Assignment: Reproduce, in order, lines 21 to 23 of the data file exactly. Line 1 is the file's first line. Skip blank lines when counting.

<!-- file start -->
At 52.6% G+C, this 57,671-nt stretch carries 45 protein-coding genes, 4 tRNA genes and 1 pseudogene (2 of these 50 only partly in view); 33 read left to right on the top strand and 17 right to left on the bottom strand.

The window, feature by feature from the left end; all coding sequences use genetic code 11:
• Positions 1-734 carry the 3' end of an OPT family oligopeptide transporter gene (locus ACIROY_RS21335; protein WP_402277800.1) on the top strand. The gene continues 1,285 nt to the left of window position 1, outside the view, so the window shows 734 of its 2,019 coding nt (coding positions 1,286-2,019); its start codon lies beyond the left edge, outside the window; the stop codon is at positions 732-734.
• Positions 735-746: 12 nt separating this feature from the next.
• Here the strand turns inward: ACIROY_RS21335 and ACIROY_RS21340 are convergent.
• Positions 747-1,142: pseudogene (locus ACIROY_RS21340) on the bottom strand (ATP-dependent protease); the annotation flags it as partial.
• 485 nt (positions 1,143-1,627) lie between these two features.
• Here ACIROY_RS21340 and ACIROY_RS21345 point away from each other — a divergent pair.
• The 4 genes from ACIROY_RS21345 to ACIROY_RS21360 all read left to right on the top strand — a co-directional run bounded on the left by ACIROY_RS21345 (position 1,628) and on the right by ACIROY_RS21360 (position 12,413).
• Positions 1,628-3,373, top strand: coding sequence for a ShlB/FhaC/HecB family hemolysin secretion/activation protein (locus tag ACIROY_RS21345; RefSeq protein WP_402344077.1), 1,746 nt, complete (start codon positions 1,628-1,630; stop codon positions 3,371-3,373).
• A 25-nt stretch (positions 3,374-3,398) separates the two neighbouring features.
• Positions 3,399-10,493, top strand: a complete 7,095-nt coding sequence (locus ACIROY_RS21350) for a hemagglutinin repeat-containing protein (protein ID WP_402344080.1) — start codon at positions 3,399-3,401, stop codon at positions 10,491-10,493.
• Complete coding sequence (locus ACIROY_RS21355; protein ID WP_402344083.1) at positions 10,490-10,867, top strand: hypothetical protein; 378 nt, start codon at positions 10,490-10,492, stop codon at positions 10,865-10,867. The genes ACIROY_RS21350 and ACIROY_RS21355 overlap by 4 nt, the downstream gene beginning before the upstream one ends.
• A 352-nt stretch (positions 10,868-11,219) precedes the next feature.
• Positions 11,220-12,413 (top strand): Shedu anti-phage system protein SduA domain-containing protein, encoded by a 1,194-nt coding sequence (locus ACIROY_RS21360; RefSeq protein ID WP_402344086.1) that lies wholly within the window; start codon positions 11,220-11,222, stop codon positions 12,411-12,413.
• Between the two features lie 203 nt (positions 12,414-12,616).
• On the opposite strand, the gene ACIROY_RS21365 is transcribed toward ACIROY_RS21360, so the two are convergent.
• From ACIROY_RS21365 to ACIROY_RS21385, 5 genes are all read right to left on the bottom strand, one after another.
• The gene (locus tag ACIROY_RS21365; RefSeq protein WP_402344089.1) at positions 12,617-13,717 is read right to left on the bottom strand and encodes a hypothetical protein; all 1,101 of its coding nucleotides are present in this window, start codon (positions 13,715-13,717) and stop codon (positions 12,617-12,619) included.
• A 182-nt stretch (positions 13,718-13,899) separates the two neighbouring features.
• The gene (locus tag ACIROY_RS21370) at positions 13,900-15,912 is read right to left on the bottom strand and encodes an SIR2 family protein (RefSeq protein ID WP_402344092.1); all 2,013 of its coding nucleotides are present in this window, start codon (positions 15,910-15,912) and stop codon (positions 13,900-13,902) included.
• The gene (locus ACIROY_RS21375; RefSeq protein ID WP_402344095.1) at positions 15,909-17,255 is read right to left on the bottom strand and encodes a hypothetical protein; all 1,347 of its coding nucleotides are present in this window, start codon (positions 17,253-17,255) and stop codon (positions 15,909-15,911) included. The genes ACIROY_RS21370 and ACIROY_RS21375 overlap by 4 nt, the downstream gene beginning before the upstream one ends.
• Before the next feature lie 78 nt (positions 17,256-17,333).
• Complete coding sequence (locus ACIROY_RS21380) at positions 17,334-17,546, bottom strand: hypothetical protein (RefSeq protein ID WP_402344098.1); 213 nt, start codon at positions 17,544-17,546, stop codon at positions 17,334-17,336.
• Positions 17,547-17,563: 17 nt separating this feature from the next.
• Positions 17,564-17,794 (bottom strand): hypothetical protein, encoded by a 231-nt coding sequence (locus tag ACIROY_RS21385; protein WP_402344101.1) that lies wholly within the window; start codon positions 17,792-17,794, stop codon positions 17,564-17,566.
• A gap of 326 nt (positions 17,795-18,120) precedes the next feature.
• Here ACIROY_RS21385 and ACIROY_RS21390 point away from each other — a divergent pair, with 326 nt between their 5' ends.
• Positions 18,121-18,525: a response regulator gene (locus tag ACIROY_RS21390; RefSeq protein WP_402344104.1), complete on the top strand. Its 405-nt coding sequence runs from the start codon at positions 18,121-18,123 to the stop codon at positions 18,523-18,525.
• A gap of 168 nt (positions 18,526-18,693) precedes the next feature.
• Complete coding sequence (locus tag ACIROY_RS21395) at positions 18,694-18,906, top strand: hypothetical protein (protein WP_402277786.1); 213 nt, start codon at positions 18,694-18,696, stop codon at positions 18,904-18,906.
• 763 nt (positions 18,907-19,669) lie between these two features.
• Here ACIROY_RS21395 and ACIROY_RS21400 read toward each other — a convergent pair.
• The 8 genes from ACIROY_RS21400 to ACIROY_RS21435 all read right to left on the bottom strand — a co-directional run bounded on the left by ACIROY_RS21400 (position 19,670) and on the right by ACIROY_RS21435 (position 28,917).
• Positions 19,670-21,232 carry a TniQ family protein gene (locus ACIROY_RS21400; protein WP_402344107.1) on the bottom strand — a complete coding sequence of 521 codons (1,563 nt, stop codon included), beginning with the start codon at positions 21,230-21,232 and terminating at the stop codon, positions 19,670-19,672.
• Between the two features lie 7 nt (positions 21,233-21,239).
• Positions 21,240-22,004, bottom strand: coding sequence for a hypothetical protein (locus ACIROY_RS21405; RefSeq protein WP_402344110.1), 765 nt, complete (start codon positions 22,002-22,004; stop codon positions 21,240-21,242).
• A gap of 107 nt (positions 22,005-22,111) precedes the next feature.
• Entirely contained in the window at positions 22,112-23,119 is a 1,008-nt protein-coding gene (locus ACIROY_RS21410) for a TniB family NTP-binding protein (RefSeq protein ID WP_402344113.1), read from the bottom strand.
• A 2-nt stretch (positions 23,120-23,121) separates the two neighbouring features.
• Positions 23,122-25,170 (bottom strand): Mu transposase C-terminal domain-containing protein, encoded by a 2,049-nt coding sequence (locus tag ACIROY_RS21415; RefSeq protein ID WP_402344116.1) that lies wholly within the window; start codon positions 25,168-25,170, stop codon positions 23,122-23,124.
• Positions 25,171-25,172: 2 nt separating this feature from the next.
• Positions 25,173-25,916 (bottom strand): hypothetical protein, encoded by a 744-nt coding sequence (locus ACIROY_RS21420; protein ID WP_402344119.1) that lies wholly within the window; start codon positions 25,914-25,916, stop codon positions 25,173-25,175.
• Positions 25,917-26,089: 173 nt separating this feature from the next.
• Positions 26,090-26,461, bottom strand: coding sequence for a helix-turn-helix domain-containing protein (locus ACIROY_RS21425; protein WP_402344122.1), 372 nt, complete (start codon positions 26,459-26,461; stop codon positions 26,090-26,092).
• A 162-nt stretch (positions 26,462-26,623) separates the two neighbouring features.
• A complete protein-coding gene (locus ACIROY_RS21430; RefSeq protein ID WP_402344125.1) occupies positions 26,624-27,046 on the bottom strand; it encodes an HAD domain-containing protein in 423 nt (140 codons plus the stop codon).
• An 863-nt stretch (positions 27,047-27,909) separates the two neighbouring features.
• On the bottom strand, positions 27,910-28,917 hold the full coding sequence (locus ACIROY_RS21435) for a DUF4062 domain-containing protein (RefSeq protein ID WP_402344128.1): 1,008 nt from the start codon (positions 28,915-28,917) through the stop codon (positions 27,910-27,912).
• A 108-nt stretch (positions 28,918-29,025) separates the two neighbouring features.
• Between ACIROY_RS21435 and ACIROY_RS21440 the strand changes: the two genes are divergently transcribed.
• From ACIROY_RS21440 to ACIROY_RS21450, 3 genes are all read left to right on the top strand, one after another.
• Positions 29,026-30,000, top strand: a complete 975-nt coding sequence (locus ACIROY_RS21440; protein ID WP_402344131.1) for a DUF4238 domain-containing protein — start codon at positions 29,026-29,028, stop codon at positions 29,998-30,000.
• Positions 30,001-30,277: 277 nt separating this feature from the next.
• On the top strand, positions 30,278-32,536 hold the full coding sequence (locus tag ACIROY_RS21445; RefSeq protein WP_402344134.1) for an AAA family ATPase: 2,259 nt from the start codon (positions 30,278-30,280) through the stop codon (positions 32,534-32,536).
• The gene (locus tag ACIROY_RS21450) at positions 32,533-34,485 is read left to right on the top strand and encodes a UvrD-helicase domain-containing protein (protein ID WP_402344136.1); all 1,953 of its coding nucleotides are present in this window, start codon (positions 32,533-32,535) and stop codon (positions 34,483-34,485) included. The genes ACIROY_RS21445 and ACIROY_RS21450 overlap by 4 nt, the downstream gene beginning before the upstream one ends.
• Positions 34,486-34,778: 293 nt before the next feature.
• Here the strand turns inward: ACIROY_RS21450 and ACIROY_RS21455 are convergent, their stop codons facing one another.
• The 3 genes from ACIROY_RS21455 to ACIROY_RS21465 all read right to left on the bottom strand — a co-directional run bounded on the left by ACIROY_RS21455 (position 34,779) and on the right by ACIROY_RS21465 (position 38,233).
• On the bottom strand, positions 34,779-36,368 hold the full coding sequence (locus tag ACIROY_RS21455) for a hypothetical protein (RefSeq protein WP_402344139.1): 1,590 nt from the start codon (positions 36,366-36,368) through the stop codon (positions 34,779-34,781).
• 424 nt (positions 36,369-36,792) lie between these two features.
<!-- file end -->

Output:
• The gene (locus tag ACIROY_RS21370) at positions 13,900-15,912 is read right to left on the bottom strand and encodes an SIR2 family protein (RefSeq protein ID WP_402344092.1); all 2,013 of its coding nucleotides are present in this window, start codon (positions 15,910-15,912) and stop codon (positions 13,900-13,902) included.
• The gene (locus ACIROY_RS21375; RefSeq protein ID WP_402344095.1) at positions 15,909-17,255 is read right to left on the bottom strand and encodes a hypothetical protein; all 1,347 of its coding nucleotides are present in this window, start codon (positions 17,253-17,255) and stop codon (positions 15,909-15,911) included. The genes ACIROY_RS21370 and ACIROY_RS21375 overlap by 4 nt, the downstream gene beginning before the upstream one ends.
• Before the next feature lie 78 nt (positions 17,256-17,333).